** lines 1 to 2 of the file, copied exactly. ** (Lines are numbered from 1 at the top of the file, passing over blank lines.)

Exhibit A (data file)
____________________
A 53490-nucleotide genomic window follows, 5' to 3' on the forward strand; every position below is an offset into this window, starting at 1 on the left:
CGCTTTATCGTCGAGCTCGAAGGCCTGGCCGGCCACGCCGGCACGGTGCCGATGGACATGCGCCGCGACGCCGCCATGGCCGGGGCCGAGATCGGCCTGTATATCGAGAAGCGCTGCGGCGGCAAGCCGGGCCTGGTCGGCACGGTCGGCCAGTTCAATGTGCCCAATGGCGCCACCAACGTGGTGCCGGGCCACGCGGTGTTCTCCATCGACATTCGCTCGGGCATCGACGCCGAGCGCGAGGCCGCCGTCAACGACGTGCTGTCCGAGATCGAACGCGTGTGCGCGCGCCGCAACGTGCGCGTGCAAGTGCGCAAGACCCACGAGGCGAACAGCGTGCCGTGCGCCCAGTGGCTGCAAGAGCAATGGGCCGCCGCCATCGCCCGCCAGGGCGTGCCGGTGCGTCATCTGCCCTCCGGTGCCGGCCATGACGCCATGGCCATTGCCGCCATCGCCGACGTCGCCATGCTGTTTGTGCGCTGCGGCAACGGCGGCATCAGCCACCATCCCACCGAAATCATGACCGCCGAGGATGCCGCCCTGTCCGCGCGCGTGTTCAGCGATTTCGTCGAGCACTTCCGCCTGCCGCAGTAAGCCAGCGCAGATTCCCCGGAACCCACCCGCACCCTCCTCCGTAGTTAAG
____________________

A 53490-nucleotide genomic window follows, 5' to 3' on the forward strand; every position below is an offset into this window, starting at 1 on the left:
CGCTTTATCGTCGAGCTCGAAGGCCTGGCCGGCCACGCCGGCACGGTGCCGATGGACATGCGCCGCGACGCCGCCATGGCCGGGGCCGAGATCGGCCTGTATATCGAGAAGCGCTGCGGCGGCAAGCCGGGCCTGGTCGGCACGGTCGGCCAGTTCAATGTGCCCAATGGCGCCACCAACGTGGTGCCGGGCCACGCGGTGTTCTCCATCGACATTCGCTCGGGCATCGACGCCGAGCGCGAGGCCGCCGTCAACGACGTGCTGTCCGAGATCGAACGCGTGTGCGCGCGCCGCAACGTGCGCGTGCAAGTGCGCAAGACCCACGAGGCGAACAGCGTGCCGTGCGCCCAGTGGCTGCAAGAGCAATGGGCCGCCGCCATCGCCCGCCAGGGCGTGCCGGTGCGTCATCTGCCCTCCGGTGCCGGCCATGACGCCATGGCCATTGCCGCCATCGCCGACGTCGCCATGCTGTTTGTGCGCTGCGGCAACGGCGGCATCAGCCACCATCCCACCGAAATCATGACCGCCGAGGATGCCGCCCTGTCCGCGCGCGTGTTCAGCGATTTCGTCGAGCACTTCCGCCTGCCGCAGTAAGCCAGCGCAGATTCCCCGGAACCCACCCGCACCCTCCTCCGTAGTTAAG